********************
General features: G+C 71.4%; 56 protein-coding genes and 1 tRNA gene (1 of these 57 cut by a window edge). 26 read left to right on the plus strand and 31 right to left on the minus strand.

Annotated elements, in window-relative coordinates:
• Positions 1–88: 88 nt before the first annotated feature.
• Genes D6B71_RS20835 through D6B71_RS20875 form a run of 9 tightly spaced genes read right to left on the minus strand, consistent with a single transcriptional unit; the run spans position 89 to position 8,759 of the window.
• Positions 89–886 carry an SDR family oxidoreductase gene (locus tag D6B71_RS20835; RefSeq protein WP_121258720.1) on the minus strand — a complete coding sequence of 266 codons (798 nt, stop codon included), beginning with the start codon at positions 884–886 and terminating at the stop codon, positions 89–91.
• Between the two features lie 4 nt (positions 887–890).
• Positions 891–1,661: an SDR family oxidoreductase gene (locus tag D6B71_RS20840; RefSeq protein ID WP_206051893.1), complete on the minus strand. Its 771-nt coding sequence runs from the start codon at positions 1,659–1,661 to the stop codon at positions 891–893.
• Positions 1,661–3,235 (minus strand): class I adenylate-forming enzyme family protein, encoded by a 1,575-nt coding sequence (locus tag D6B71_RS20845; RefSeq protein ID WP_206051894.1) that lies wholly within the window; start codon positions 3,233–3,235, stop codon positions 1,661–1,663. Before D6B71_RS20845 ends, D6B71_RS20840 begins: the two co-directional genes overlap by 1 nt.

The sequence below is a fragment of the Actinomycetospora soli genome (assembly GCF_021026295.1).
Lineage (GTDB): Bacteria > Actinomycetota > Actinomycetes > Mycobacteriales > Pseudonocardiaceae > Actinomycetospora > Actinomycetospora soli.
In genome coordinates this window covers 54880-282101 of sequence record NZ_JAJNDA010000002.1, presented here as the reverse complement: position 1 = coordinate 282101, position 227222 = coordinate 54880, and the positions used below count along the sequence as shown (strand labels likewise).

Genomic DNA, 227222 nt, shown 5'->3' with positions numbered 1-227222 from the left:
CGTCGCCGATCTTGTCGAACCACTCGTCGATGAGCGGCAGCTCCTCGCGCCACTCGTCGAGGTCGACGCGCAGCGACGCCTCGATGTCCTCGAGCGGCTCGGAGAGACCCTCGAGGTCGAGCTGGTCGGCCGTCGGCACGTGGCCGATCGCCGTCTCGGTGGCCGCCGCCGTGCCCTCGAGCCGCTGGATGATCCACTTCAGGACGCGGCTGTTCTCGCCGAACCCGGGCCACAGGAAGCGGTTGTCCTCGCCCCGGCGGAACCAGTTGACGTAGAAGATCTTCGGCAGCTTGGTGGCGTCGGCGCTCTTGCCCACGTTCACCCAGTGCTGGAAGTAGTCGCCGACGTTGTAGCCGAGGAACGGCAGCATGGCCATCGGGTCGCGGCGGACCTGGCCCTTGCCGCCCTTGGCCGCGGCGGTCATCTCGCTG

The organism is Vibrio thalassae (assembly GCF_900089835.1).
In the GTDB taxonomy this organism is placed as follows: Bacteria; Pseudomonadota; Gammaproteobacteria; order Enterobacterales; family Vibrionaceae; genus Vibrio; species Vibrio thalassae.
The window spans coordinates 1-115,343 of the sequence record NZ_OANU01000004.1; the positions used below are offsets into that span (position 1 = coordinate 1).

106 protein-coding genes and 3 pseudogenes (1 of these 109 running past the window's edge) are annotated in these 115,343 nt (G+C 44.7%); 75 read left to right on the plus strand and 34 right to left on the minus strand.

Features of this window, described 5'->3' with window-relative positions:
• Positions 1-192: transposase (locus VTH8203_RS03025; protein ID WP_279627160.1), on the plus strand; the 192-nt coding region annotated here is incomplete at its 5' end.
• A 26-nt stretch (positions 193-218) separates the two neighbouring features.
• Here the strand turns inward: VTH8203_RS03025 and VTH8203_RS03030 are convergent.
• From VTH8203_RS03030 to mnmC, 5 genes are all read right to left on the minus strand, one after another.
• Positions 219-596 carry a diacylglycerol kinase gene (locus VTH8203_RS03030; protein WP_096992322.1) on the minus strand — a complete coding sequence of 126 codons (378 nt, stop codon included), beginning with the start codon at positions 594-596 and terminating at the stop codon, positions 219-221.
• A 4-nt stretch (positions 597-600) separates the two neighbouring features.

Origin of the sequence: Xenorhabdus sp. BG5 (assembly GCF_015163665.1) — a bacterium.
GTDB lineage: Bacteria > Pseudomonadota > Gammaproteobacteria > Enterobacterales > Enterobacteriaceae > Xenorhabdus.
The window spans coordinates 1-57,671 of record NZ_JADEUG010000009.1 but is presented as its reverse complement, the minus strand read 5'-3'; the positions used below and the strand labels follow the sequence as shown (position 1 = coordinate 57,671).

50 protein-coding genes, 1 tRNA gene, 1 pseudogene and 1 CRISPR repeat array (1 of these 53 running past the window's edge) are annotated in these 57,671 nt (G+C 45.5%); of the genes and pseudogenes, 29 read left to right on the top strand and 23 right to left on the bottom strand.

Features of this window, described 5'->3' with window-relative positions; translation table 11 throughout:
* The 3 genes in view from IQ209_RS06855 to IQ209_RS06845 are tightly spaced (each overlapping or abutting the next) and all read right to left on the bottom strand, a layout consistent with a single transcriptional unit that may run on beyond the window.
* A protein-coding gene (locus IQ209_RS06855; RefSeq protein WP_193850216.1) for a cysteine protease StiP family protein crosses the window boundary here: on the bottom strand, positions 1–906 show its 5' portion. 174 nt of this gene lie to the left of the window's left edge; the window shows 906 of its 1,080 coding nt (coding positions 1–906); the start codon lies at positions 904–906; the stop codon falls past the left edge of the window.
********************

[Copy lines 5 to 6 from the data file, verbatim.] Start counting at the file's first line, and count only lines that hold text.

• Positions 89–886 carry an SDR family oxidoreductase gene (locus tag D6B71_RS20835; RefSeq protein WP_121258720.1) on the minus strand — a complete coding sequence of 266 codons (798 nt, stop codon included), beginning with the start codon at positions 884–886 and terminating at the stop codon, positions 89–91.
• Between the two features lie 4 nt (positions 887–890).